Fans of the beloved sitcom, Cheers, have a special place in their hearts for the one of the bar’s hilarious resident barflies: Norm Peterson. Played brilliantly by George Wendt, Norm quickly went from a glorified extra to a fan favorite. He appeared in every episode of the show, which was a hit for NBC from 1983 to 1993. Not only that, but he was awarded six Emmy nods for his work over the years. But, as tends to happen with larger-that-life characters, people often assume that George Wendt and Norm Peterson are exactly alike. And while every actor brings elements of themselves into their characters, the two are quite different in many ways. In this video, we’re going to take a look at George Wendt’s life and career, and the ways in which he’s different from his classic character, Norm. Join Facts Verse, as we present: George Wendt Says He’s Nothing Like Norm from Cheers
Perhaps the most notorious aspect of Norm Peterson’s presence on Cheers was his indulgence, and yes, over-indulgence of beer. We aren’t sure if anyone ever counted a tally of how many beers we saw Norm drink, but it was certainly in the hundreds. And that’s just the ones he drank during the show’s 22 minute run time! (And to answer your question, we ARE aware he’s a fictional character. We don’t think he was actually drinking beers when the cameras weren’t on. Just had to get that out of the way.) But regardless, George Wendt liked to point out that while he does enjoy beer, he doesn’t enjoy it nearly to the level that Norm did. Perhaps most relevant is the fact that George wasn’t ever drinking any real beer during all those tapings. That’s quite standard, since people aren’t supposed to be drinking on the job, even if they are famous actors. Otherwise they would have a harder and harder time nailing their lines! The stuff Wendt was drinking was actually pretty horrid tasting, he claims. The producers were insistent that the beer Norm drank looked like it came right out of the bar’s taps. So cans or bottles were not an option. He says they ended up pouring cans of fake beer and running them through dispensers that usually dispensed sodas. But this happened well before shoot time. So when Norm was finally handed a beer ‘from the tap’ it had been slowly getting flat throughout the day. Then the props department would pour salt into it, to make sure it had a frothy head on top. So Wendt was drinking flat, fake beer that was loaded with salt. Wendt jokingly said that while he did a lot of acting on the show, his BEST performance was pretending that the ‘beer’ he was drinking tasted good.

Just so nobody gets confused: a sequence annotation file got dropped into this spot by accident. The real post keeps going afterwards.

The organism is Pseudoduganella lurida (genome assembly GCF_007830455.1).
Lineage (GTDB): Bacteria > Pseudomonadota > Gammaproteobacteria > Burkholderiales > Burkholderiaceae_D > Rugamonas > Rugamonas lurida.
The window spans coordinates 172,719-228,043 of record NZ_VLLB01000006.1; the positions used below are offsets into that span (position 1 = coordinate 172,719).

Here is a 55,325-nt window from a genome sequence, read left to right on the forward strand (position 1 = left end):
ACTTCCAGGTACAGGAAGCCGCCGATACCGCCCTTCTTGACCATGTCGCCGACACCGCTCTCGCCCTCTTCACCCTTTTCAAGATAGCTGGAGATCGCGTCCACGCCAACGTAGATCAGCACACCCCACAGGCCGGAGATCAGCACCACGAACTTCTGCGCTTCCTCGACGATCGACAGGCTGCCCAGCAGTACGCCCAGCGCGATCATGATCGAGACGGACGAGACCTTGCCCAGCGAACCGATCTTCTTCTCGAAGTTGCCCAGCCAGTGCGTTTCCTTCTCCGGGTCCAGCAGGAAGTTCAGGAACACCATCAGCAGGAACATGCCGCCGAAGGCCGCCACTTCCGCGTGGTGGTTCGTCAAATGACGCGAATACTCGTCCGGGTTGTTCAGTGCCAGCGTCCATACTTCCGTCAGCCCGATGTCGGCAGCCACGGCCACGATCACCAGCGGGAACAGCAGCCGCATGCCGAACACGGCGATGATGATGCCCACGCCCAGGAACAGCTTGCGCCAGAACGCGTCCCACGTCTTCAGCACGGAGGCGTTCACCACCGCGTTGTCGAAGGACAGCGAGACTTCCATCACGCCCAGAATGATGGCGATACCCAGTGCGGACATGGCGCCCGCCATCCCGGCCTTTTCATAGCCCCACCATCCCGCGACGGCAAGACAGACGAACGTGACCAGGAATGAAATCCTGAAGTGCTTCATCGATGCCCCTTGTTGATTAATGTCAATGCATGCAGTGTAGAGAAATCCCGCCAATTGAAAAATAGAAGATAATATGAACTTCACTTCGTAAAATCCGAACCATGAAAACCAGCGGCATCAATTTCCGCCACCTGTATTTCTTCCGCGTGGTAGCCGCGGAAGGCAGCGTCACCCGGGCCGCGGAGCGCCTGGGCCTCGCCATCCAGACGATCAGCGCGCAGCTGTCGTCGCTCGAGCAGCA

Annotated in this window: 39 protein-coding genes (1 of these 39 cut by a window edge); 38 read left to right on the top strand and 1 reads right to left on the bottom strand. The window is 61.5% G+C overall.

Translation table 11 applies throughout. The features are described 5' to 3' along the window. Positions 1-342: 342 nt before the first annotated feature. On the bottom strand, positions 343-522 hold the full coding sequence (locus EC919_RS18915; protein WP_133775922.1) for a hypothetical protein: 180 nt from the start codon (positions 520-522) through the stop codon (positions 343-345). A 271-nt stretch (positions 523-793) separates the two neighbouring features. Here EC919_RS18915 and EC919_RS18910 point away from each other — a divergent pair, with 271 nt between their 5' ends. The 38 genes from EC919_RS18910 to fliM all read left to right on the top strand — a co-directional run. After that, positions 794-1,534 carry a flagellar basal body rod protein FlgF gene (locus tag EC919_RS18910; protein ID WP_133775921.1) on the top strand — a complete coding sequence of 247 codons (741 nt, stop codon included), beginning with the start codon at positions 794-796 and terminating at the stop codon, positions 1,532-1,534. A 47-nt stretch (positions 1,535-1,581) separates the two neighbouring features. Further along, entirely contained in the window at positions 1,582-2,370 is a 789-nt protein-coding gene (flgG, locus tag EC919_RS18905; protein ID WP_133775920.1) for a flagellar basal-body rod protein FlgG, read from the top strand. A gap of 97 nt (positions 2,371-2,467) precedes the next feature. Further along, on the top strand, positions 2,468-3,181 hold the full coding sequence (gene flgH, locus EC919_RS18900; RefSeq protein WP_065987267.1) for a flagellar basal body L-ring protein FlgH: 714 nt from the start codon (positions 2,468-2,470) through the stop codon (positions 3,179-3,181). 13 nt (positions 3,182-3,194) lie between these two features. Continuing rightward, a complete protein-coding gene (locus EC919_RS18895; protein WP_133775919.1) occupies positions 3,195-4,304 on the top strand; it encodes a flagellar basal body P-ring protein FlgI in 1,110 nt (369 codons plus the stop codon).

George’s Book on Beer